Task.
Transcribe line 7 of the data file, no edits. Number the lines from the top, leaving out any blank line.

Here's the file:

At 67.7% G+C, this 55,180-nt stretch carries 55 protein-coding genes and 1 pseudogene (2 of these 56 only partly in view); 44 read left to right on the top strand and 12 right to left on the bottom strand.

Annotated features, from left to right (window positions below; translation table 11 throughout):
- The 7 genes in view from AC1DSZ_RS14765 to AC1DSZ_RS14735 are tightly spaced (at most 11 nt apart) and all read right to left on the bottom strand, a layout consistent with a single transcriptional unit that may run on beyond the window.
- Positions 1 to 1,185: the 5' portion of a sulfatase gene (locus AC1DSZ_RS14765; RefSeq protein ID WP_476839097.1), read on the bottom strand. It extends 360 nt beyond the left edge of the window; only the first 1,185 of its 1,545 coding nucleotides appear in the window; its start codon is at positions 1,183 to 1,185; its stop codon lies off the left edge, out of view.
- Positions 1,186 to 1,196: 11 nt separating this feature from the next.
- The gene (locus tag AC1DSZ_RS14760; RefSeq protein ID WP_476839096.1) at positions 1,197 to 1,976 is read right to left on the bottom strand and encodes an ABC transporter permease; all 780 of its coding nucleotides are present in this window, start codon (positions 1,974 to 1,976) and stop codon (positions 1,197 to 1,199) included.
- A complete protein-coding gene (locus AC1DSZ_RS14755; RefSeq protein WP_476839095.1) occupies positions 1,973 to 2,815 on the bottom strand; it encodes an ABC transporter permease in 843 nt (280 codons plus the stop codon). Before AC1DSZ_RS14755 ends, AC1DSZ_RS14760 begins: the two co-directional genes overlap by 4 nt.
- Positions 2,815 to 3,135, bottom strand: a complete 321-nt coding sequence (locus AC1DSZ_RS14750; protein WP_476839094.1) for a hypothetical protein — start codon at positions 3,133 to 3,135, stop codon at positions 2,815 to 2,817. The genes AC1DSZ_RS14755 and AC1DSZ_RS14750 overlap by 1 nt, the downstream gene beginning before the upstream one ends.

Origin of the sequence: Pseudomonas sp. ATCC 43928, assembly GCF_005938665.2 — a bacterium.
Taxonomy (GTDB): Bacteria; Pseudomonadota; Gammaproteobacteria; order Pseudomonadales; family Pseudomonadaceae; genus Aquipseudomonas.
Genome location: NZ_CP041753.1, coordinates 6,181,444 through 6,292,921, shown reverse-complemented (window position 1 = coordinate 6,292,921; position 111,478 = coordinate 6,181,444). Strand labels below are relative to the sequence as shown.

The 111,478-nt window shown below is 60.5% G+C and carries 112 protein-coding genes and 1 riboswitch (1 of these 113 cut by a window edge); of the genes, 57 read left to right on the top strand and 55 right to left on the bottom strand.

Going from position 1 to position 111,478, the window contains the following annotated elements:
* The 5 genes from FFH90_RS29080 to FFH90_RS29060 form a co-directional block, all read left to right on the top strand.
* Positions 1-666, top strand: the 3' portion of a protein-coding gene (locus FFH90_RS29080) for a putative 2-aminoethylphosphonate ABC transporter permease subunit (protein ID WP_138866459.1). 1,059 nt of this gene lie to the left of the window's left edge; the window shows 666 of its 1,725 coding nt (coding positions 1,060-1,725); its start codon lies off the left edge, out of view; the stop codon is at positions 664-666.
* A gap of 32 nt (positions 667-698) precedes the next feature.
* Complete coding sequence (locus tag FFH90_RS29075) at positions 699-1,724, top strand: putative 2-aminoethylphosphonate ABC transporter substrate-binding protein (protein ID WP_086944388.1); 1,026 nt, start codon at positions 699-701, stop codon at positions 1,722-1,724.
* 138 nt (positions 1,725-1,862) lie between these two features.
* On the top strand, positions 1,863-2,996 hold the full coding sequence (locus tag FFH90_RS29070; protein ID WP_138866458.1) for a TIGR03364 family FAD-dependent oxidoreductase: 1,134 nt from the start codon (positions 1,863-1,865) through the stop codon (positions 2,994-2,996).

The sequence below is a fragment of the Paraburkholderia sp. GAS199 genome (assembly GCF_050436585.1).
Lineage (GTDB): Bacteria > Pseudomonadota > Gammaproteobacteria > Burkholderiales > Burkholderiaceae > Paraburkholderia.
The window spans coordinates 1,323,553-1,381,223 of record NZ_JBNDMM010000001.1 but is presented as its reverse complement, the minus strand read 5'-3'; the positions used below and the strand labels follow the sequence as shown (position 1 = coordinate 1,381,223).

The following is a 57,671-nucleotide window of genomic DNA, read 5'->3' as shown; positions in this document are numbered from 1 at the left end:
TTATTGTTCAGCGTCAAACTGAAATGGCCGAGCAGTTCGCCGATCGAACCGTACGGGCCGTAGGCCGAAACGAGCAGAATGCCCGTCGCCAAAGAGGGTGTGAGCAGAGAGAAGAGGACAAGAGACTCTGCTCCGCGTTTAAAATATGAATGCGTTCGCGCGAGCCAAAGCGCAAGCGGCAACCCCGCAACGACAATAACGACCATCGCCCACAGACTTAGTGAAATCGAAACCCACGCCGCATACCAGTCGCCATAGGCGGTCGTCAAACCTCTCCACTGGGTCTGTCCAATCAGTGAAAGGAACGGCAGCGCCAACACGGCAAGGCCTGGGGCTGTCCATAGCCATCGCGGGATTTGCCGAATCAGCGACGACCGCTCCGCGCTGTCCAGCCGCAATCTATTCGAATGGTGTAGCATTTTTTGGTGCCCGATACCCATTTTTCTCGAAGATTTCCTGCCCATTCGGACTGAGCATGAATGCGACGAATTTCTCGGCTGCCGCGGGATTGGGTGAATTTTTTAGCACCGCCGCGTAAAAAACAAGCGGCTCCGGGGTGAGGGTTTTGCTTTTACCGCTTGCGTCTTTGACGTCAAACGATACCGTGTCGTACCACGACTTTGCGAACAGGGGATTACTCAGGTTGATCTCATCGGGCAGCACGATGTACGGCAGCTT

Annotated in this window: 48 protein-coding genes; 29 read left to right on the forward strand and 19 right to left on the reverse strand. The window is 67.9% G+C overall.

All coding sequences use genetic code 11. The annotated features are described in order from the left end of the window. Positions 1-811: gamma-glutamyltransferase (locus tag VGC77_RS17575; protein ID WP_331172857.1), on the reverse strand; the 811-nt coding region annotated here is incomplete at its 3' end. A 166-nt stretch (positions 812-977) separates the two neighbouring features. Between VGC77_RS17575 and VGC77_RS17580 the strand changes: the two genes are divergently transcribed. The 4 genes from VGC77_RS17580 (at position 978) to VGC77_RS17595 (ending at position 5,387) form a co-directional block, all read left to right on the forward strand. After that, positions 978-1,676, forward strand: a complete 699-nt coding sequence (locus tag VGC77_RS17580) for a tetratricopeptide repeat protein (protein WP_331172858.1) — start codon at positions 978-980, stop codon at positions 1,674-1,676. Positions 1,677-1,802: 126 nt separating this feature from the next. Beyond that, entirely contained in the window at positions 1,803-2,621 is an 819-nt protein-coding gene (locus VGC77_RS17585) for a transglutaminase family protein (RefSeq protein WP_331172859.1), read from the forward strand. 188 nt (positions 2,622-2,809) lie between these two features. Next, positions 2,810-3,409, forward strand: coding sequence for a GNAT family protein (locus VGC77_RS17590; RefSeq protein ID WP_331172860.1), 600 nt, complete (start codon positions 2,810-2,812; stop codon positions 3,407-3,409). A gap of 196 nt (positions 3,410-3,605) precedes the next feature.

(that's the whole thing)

- A complete protein-coding gene (locus AC1DSZ_RS14755; RefSeq protein WP_476839095.1) occupies positions 1,973 to 2,815 on the bottom strand; it encodes an ABC transporter permease in 843 nt (280 codons plus the stop codon). Before AC1DSZ_RS14755 ends, AC1DSZ_RS14760 begins: the two co-directional genes overlap by 4 nt.